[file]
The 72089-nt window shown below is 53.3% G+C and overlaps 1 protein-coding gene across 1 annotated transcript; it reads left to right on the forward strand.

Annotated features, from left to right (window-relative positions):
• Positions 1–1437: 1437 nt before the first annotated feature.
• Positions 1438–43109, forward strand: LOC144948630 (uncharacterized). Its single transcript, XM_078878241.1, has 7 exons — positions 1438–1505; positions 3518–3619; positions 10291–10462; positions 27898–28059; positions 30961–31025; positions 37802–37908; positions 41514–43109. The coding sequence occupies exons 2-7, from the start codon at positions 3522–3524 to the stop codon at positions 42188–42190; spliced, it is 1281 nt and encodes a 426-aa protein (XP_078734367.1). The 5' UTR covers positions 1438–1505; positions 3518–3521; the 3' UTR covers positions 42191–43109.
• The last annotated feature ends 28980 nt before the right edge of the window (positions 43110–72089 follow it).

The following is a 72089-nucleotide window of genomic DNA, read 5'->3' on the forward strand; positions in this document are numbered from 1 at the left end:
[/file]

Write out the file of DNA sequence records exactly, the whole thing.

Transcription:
The 72089-nt window shown below is 53.3% G+C and overlaps 1 protein-coding gene across 1 annotated transcript; it reads left to right on the forward strand.

Annotated features, from left to right (window-relative positions):
• Positions 1–1437: 1437 nt before the first annotated feature.
• Positions 1438–43109, forward strand: LOC144948630 (uncharacterized). Its single transcript, XM_078878241.1, has 7 exons — positions 1438–1505; positions 3518–3619; positions 10291–10462; positions 27898–28059; positions 30961–31025; positions 37802–37908; positions 41514–43109. The coding sequence occupies exons 2-7, from the start codon at positions 3522–3524 to the stop codon at positions 42188–42190; spliced, it is 1281 nt and encodes a 426-aa protein (XP_078734367.1). The 5' UTR covers positions 1438–1505; positions 3518–3521; the 3' UTR covers positions 42191–43109.
• The last annotated feature ends 28980 nt before the right edge of the window (positions 43110–72089 follow it).

The following is a 72089-nucleotide window of genomic DNA, read 5'->3' on the forward strand; positions in this document are numbered from 1 at the left end: